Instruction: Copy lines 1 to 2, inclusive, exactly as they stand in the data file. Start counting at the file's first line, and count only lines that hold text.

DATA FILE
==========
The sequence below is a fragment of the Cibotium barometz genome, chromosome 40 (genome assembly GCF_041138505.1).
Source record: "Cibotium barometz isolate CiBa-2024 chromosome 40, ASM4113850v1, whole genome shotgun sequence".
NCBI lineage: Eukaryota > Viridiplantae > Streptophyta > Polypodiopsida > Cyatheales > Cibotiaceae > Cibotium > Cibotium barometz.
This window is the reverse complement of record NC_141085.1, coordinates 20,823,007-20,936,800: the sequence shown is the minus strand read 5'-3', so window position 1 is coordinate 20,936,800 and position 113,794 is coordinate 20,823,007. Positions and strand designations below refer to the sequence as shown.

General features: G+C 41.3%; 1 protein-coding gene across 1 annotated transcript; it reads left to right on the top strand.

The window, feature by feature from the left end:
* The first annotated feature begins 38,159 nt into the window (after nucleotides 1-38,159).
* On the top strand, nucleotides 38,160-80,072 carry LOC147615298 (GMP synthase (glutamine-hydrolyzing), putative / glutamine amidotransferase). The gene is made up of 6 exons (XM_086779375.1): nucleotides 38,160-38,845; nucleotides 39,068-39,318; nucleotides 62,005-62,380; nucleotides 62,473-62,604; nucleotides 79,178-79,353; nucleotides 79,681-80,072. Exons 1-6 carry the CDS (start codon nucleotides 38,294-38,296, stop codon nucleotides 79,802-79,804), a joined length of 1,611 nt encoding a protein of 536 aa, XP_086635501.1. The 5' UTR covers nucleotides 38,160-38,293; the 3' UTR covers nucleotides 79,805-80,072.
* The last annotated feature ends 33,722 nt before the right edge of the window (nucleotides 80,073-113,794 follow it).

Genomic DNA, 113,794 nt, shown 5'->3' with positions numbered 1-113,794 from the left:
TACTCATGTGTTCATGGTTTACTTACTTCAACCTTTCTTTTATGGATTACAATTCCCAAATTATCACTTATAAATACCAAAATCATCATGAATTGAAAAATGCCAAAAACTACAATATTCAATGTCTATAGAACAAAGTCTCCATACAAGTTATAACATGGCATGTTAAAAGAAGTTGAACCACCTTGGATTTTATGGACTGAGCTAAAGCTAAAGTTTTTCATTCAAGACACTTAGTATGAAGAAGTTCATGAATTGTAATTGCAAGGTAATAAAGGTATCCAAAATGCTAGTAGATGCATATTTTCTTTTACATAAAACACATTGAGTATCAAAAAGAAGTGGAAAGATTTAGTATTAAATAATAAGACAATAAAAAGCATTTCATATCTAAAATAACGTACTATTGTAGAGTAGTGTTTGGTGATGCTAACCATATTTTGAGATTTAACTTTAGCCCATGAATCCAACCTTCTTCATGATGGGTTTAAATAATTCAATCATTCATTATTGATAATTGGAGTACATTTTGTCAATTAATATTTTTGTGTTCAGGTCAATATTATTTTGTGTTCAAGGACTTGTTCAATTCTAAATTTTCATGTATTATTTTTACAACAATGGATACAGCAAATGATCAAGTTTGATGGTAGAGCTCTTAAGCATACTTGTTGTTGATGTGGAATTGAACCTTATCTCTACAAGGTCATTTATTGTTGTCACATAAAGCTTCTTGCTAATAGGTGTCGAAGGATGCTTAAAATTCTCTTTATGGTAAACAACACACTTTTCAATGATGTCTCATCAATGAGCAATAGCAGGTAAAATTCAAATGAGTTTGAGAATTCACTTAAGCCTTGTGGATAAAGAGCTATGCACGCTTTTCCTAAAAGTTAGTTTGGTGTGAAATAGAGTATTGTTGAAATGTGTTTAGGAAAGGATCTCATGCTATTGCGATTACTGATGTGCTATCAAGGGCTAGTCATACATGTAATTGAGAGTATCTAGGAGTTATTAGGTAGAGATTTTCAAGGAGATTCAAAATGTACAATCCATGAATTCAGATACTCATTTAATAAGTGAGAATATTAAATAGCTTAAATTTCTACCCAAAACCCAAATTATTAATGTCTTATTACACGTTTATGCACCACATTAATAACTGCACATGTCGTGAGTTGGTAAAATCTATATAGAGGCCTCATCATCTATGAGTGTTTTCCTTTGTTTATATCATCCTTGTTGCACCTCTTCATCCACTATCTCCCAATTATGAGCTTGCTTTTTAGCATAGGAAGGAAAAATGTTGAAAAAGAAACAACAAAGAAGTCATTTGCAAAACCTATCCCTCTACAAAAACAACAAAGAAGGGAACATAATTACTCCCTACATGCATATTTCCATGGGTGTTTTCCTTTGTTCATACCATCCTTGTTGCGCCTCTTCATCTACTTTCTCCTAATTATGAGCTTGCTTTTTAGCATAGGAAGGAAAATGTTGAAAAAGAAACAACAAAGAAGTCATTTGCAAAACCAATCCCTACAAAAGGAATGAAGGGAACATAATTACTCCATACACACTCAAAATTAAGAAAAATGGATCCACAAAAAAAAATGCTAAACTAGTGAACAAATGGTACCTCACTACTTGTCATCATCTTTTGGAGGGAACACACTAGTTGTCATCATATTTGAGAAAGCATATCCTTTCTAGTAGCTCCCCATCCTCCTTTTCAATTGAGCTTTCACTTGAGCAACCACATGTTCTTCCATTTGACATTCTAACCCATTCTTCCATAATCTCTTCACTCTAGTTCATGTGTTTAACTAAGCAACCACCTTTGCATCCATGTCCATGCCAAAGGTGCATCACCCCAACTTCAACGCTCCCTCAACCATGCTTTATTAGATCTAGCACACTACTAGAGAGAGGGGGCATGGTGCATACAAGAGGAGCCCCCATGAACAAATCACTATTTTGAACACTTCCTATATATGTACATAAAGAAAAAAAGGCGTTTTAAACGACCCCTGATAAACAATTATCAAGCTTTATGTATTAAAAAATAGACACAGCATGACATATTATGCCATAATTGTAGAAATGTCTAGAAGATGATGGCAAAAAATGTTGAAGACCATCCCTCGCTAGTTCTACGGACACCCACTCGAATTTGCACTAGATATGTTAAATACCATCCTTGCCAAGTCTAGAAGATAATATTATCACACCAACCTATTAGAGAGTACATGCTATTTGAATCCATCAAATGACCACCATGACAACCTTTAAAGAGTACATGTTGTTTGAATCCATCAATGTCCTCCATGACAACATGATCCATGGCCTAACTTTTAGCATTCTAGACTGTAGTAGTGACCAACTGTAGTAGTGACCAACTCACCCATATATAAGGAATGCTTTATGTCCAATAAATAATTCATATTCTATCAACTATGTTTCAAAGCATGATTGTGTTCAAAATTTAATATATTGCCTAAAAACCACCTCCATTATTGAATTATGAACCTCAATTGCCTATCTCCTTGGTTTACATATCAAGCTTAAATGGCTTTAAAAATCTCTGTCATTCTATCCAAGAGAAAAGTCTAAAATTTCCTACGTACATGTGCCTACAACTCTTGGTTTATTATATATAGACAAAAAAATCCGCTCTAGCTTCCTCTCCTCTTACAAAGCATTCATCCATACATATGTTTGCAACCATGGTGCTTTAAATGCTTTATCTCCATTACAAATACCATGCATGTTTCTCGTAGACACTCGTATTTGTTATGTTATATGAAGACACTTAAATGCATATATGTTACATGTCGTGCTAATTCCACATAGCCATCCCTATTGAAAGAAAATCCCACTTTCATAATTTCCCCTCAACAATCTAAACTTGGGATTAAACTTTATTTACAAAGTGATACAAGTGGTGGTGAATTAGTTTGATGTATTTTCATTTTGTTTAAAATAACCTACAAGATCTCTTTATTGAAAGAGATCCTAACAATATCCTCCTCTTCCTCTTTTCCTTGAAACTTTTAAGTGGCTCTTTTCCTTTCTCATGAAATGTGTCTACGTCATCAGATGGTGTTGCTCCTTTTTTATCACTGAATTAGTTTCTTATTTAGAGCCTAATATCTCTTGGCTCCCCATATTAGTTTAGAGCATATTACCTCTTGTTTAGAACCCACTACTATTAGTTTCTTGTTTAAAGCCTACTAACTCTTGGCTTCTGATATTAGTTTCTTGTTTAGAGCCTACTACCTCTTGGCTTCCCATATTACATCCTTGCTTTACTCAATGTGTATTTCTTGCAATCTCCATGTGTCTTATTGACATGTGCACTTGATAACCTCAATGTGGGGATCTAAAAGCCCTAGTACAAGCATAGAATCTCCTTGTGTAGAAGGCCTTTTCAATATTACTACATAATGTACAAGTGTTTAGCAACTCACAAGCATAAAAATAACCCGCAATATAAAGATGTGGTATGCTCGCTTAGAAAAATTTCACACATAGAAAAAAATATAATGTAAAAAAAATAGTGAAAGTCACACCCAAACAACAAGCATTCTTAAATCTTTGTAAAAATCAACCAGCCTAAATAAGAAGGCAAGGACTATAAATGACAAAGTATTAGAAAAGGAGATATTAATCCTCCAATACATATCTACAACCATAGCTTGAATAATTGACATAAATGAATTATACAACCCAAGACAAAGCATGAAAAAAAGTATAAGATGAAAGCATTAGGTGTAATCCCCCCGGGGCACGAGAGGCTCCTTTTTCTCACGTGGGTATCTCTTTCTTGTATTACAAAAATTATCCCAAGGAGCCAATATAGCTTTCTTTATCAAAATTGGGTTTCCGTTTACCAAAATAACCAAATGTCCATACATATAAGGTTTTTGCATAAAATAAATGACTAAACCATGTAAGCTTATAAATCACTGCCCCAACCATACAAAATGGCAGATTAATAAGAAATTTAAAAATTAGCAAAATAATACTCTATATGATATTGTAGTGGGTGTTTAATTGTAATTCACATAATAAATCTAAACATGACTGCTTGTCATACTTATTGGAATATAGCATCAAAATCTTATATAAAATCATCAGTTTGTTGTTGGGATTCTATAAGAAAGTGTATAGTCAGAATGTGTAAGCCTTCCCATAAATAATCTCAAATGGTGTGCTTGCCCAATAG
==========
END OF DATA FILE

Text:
The sequence below is a fragment of the Cibotium barometz genome, chromosome 40 (genome assembly GCF_041138505.1).
Source record: "Cibotium barometz isolate CiBa-2024 chromosome 40, ASM4113850v1, whole genome shotgun sequence".